Tuvalu is planning to create a version of itself in the metaverse as a response to rising sea levels.

Simon Kofe, Tuvalu's minister for justice, communication, and foreign affairs, made the announcement via a chilling digital address to leaders at COP 27

The plan involves creating a digital twin of Tuvalu in order to replicate its beautiful islands and preserve its rich culture.

The tragedy of this outcome cannot be overstated […] Tuvalu could be the first country in the world to exist solely in cyberspace – but if global warming continues unchecked, it won't be the last.

The idea is that the metaverse might allow the people of Tuvalu to live in another country.

Two stories are here. A small island nation in the Pacific is trying to preserve its nationhood by using technology.

The preferred future for Tuvalu would be to avoid the worst effects of climate change and preserve itself as a country. This could be its way of getting the attention of the world.

What is a metaverse nation?

The future of augmented and virtual reality is represented by the metaverse. There are many visions of what the metaverse could look like, with the most well-known coming from Meta CEO Mark Zuckerberg.

The idea that the metaverse is about interoperability and 3D worlds is a common one. It's as easy to move from one virtual world to another as it is to move from one room to another.

For better or for worse, the goal is to obscure the human ability to distinguish between the real and the virtual.

Three aspects of the nationhood could be recreated in the metaverse.

  1. Territory – the recreation of the natural beauty of Tuvalu, which could be interacted with in different ways
  2. Culture – the ability for Tuvaluan people to interact with one another in ways that preserve their shared language, norms and customs, wherever they may be
  3. Sovereignty – if there were to be a loss of terrestrial land over which the government of Tuvalu has sovereignty (a tragedy beyond imagining, but which they have begun to imagine) then could they have sovereignty over virtual land instead?

Could it be done?

Tuvalu's proposal is symbolic of the dangers of climate change, but what would it look like?

It's easy to make beautiful, immersive and richly rendered recreations of Tuvalu's territory.

Thousands of different online communities and 3D worlds show it's possible to maintain your own culture in a virtual space.

Combining technological capabilities with features of governance is possible.

Prior experiments of governments taking location based functions and creating virtual analogues have been done. E-residency is an online-only form of residency for non-Estonians in the country.

Virtual embassies can be found on the online platform Second Life.

There are significant technological and social challenges in bringing the elements together.

It is a technical challenge to have so many people interact in a virtual world. There are issues of bandwidth, computing power, and the fact that a lot of people suffer nausea.

Nation-states can be translated to the virtual world, but no one has shown that. Others think the digital world makes nation-states redundant.

A message in a bottle is what the proposal to create a digital twin in the metaverse is about. There is a message for other people who might retreat to the virtual as a response to loss from climate change.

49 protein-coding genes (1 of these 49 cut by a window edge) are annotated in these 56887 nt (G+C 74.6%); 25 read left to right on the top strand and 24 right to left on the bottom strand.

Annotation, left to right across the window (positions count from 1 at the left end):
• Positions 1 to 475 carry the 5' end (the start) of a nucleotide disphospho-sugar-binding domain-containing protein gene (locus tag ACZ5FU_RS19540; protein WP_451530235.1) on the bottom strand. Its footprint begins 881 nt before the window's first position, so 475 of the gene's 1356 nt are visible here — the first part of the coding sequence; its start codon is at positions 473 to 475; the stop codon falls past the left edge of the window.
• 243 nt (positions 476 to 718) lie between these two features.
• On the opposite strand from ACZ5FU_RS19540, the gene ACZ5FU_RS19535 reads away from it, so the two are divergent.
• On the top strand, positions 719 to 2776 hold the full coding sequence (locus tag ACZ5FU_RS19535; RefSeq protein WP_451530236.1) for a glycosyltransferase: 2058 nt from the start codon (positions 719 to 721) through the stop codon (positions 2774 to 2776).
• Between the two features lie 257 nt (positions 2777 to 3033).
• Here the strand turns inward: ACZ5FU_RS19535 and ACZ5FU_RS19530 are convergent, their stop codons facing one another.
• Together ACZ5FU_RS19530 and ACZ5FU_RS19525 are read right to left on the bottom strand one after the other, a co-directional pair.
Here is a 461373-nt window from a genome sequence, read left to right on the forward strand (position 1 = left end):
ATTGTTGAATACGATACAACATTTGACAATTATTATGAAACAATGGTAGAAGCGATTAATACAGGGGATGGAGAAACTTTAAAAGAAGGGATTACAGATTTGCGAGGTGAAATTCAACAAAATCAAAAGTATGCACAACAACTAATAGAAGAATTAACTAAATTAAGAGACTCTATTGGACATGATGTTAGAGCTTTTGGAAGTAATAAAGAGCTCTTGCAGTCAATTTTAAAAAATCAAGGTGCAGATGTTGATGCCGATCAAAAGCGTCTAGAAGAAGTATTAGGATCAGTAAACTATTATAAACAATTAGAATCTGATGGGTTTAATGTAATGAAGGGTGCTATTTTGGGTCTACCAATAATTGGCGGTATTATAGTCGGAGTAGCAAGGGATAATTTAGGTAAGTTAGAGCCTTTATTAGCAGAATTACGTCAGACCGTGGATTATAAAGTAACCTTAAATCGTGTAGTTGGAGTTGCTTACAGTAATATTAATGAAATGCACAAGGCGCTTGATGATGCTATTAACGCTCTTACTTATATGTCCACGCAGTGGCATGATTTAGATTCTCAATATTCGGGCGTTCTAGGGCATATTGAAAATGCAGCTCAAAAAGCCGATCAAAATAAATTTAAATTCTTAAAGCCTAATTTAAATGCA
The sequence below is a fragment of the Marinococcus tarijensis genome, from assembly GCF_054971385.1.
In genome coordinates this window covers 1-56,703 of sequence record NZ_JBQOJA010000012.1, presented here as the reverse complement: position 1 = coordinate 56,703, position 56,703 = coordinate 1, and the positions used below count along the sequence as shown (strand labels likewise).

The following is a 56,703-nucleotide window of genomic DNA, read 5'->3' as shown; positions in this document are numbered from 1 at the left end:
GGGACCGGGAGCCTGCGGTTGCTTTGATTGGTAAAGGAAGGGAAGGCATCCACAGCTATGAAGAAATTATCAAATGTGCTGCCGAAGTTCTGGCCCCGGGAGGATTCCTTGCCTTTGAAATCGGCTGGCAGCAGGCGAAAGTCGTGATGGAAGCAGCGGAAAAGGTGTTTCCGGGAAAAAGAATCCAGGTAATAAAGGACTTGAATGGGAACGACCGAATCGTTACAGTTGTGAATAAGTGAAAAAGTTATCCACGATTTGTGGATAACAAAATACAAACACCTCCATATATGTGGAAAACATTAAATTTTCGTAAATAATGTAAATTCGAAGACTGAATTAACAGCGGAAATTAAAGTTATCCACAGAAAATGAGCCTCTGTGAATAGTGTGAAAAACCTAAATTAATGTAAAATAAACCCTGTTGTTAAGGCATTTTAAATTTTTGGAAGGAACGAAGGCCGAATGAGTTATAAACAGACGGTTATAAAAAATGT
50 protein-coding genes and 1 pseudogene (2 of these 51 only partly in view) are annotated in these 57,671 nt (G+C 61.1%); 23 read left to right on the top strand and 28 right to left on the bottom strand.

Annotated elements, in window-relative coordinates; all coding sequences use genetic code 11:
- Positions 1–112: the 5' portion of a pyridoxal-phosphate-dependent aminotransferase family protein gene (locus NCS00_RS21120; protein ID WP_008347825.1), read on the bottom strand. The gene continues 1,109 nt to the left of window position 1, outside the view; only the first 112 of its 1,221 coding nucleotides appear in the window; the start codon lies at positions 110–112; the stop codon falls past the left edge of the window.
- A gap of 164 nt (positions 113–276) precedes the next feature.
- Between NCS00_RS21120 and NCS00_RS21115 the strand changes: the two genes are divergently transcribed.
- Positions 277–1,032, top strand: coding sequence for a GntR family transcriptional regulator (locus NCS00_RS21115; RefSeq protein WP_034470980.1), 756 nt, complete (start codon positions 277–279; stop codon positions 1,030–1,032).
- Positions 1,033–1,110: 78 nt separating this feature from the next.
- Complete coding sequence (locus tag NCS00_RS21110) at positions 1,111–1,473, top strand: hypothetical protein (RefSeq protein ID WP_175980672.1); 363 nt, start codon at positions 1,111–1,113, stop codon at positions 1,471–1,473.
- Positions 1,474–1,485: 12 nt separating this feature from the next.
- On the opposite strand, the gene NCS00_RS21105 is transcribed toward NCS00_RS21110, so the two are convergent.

The metaverse is no refuge

The metaverse is built on physical infrastructure. Physical maintenance and energy are required for all of this tech.

The internet will consume 20% of the world's electricity by the year 2025, according to research.

The idea of the metaverse nation as a response to climate change is what got us here. New technologies such as "cloud computing", "virtual reality", and "metaverse" come across as both clean and green.

Tech solutionism and greenwashing are included in these terms. Technology responses to climate change often make the problem worse due to how energy and resources are used.

So where does that leave Tuvalu?

The metaverse isn't an answer to the problems of Tuvalu. We need to reduce the impacts of climate change through initiatives such as a fossil-fuel non-proliferation treaty, according to him.

The video about moving to the metaverse was a huge success. His plea while standing knee-deep in rising water received worldwide press.

Kofe suggests something.

Without a global conscience and a global commitment to our shared wellbeing we may find the rest of the world joining us online as their lands disappear.

It is dangerous to think that moving to the metaverse is a solution to climate change. The metaverse can help in preserving heritage and culture. It isn't likely to work as a nation-state.

It will not work without all of the land, infrastructure, and energy that keeps the internet working.

It would be better if we focused on the other initiatives described in the report.

The project's first initiative promotes diplomacy based on Tuvaluan values of olaga fakafenua (communal living systems), kaitasi (shared responsibility) and fale-pili (being a good neighbor), in the hope that these values will motivate other nations to understand their shared responsibility to address climate change and sea level rise to achieve global wellbeing.

The message in a bottle is not about the possibility of metaverse nations. To support communal living systems, to take responsibility, and to be a good neighbor are all part of the message.

The first one cannot be translated into the virtual world. The second and third require us to care.

Nick Kelly and Marcus Foth are professors at theQueensland University of Technology.

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